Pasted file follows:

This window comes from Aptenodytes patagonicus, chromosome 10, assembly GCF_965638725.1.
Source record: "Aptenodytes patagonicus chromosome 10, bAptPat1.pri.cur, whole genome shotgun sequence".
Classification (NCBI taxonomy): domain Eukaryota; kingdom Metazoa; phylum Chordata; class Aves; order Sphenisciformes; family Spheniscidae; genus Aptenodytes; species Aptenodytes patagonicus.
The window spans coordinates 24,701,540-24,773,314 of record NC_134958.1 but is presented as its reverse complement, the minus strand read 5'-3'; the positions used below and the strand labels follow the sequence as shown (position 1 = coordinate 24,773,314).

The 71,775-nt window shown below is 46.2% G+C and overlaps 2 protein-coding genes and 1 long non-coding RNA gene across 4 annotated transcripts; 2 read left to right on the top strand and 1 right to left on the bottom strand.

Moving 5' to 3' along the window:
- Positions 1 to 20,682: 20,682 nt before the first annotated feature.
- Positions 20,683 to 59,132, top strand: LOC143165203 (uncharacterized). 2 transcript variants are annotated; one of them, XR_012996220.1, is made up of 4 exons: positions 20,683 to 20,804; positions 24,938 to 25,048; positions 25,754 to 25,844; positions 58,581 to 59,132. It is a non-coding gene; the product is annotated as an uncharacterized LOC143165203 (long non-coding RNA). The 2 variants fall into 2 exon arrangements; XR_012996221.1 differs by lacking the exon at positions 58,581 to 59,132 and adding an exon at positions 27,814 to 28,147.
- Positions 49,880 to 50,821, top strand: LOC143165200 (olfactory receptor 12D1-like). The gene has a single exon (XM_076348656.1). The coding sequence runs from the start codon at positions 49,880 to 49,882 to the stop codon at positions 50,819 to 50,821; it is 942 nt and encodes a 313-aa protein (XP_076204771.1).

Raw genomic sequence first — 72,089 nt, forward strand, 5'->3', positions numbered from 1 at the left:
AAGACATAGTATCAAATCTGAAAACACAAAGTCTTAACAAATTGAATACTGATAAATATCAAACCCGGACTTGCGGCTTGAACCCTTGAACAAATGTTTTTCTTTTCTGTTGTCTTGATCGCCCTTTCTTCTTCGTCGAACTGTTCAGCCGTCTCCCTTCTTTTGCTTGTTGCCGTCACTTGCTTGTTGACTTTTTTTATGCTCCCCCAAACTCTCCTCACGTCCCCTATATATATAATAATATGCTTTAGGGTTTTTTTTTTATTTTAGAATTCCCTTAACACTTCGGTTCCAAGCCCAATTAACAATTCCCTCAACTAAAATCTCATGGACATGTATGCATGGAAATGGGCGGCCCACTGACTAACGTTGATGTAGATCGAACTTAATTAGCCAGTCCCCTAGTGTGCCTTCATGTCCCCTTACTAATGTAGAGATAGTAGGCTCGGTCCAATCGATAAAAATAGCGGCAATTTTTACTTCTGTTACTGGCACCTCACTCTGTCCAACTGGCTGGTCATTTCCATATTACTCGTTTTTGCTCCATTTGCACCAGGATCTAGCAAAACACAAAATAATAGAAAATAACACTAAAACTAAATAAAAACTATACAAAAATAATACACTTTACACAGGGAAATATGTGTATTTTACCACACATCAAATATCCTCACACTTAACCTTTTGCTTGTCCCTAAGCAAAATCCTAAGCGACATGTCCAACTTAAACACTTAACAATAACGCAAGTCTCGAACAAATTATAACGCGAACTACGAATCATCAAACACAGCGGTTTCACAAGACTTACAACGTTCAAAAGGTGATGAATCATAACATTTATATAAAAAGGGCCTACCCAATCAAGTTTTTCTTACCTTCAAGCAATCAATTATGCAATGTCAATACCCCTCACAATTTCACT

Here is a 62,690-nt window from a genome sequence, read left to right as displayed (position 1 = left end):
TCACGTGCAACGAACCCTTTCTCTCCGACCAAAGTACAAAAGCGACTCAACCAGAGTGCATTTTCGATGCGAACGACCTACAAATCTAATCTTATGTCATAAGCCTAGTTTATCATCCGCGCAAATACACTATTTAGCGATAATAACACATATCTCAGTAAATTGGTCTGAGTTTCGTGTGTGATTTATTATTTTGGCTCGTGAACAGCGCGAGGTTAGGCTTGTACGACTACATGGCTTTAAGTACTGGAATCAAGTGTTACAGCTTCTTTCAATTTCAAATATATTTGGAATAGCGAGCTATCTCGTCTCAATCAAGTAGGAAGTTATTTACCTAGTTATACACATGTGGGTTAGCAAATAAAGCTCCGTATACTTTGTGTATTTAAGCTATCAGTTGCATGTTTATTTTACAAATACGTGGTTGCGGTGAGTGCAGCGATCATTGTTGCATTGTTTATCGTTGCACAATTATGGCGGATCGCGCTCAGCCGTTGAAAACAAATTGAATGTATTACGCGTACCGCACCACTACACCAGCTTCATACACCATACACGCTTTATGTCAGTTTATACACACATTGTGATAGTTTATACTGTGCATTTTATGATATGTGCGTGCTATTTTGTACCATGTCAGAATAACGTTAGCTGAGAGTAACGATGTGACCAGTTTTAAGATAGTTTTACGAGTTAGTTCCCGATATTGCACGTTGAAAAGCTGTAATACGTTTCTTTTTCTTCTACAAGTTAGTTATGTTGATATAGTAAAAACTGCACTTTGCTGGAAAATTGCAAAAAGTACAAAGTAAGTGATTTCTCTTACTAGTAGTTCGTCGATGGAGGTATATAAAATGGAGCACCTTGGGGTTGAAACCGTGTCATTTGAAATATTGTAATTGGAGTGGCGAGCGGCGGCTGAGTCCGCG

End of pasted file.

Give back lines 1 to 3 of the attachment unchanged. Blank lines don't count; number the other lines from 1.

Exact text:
This window comes from Aptenodytes patagonicus, chromosome 10, assembly GCF_965638725.1.
Source record: "Aptenodytes patagonicus chromosome 10, bAptPat1.pri.cur, whole genome shotgun sequence".
Classification (NCBI taxonomy): domain Eukaryota; kingdom Metazoa; phylum Chordata; class Aves; order Sphenisciformes; family Spheniscidae; genus Aptenodytes; species Aptenodytes patagonicus.